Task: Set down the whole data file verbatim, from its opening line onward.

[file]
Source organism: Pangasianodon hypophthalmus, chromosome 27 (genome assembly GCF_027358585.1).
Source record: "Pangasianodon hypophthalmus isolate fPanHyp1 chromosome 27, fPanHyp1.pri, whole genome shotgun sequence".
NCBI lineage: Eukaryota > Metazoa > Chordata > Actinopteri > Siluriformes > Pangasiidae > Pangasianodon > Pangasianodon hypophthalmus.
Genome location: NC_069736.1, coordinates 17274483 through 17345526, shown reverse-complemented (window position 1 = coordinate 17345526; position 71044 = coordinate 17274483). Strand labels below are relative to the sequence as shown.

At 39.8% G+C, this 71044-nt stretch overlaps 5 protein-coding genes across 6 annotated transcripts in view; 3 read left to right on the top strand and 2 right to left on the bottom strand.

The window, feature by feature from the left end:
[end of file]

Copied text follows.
Source organism: Pangasianodon hypophthalmus, chromosome 27 (genome assembly GCF_027358585.1).
Source record: "Pangasianodon hypophthalmus isolate fPanHyp1 chromosome 27, fPanHyp1.pri, whole genome shotgun sequence".
NCBI lineage: Eukaryota > Metazoa > Chordata > Actinopteri > Siluriformes > Pangasiidae > Pangasianodon > Pangasianodon hypophthalmus.
Genome location: NC_069736.1, coordinates 17274483 through 17345526, shown reverse-complemented (window position 1 = coordinate 17345526; position 71044 = coordinate 17274483). Strand labels below are relative to the sequence as shown.

At 39.8% G+C, this 71044-nt stretch overlaps 5 protein-coding genes across 6 annotated transcripts in view; 3 read left to right on the top strand and 2 right to left on the bottom strand.

The window, feature by feature from the left end: